The new, big Bissap Baobab was hauled before the California Department of Alcoholic Beverage Control for eight hours on Wednesday, as condo neighbors are trying to deny the restaurant and bar’s beer and wine license — essentially put it out of business — over NIMBY noise complaints.
Over the course of its three San Francisco Mission District incarnations, Senegalese restaurant and nightclub Bissap Baobab has been no stranger to complicated legal problems. Bissap Baobab and Little Baobab proprietor Marco Senghor was threatened with deportation in a Trump-era immigration crackdown, the legal ramifications of which essentially cost him both businesses. But Senghor rebounded by reopening Bissap Baobab in the former Lupulandia space on Mission Street near 18th in September, though several neighbors tried to block its entertainment license over noise concerns.
The new Bissap Baobab got that entertainment license, but last month, those same neighbors came after Bissap Baobab’s alcohol license. And now Mission Local reports that those neighbors hauled Bissap Baobab into a California Department of Alcohol Beverage Control legal hearing Wednesday hoping to deny the restaurant any liquor license at all. That hearing went for eight hours, much longer than had been anticipated, per Mission Local, and a ruling won’t be handed down for as long as 30 more days.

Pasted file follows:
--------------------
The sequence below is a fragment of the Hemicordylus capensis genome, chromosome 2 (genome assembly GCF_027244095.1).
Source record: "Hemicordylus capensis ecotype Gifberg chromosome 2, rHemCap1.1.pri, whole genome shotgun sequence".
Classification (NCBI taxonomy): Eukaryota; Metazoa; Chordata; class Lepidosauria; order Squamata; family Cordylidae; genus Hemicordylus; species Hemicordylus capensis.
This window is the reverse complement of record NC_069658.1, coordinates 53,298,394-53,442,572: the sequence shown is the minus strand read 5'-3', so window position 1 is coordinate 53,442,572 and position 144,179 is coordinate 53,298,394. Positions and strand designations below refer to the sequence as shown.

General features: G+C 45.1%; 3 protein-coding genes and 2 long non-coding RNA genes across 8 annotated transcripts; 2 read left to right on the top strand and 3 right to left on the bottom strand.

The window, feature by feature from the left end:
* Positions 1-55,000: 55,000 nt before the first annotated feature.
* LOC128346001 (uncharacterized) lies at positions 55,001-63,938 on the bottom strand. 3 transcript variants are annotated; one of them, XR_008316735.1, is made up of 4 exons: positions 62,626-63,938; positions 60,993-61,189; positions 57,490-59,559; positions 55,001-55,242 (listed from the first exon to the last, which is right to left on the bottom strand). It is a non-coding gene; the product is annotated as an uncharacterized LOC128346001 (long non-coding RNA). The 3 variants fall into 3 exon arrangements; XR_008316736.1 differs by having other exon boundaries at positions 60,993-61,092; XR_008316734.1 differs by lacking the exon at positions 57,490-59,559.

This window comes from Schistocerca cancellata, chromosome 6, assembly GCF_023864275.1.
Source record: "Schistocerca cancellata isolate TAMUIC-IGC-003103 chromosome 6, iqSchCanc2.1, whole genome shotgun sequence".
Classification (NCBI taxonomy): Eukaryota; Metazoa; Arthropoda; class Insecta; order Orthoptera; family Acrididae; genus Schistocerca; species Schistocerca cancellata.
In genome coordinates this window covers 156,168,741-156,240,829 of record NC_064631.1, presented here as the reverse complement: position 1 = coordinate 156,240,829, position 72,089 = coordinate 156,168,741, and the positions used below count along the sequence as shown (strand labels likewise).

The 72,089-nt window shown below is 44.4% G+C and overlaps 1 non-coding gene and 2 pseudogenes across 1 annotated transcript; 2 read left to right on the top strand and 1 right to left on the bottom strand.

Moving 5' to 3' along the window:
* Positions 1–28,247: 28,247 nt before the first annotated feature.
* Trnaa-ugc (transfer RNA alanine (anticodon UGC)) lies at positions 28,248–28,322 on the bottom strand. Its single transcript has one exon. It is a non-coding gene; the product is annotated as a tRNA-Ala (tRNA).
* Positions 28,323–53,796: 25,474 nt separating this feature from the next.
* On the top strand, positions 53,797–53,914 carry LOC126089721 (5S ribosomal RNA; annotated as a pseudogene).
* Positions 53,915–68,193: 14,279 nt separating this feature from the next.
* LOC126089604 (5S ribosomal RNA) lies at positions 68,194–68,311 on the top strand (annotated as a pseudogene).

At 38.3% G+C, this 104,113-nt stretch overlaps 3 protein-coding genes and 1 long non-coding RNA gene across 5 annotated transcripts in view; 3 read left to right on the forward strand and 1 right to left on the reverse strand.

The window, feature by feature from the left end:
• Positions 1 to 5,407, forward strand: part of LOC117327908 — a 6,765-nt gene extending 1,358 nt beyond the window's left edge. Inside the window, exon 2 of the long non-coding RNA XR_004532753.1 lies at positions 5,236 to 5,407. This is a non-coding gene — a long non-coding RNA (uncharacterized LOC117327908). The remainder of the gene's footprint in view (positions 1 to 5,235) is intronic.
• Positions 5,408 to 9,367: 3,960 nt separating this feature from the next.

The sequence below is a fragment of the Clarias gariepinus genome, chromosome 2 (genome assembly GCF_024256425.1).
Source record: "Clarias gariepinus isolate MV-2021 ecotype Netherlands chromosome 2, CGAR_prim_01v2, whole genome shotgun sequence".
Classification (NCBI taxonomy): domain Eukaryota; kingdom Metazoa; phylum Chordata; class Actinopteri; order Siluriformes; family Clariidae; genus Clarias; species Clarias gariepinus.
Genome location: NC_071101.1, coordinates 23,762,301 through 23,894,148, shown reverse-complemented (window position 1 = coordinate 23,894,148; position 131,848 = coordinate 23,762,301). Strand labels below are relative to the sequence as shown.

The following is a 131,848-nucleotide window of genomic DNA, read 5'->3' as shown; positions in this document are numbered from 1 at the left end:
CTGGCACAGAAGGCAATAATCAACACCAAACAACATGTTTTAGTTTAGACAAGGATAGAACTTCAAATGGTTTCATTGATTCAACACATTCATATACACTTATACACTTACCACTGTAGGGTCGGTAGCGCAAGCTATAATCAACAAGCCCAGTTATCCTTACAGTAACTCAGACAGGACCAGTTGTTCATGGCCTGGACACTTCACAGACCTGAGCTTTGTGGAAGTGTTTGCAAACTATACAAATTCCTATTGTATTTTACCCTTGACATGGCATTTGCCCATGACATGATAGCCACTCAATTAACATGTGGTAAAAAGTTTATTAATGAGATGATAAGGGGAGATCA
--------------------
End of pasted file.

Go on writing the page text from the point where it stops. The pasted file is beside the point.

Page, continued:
SFGate reported last month that Wednesday's hearing would “determine whether owner Marco Senghor can gain a full liquor license for the business,” and that for the time being, “Bissap Baobab will continue to operate with an interim operating permit that allows the business to sell beer and wine.” A separate Mission Local report from last week noted that “They serve beer and wine and coconut-infused rum, but all of their cocktails are currently made with soju until the issue gets resolved.”
The legal challenge originally came from the neighboring condo homeowners association (HOA) for 2235 Mission Street. But according to Mission Local, "Only two individuals who own units remain active in the case.” And rather maddeningly, that site also notes that one of the appellants “does not presently occupy her unit.”
That appellant says that her tenant requested a 15% rent reduction because of noise that allegedly came from the new Bissap Baobab and its live music. Her original complaint from July argued that her “property will become significantly less desirable due to the loud music and late hours and the property value will diminish.”
But liquor license application consultant Elaine Olshantensky argued on Senghor’s behalf that California Department of Alcohol Beverage Control (ABC) licenses are “not subject to ABC protest.” Other witnesses argued that the noise could have been from other adjacent nightclubs, and that some complaints were described hours during which Bissap Baobab was not even open.
This case is not in front of a normal court. This case is an ABC administrative hearing, though presided over by an actual judge, in this instance, Alberto Roldan. Roldan has 30 days to render a decision, and again, Bissap Baobab can continue to serve beer and wine until that decision is rendered.
Image: Joe Kukura, SFist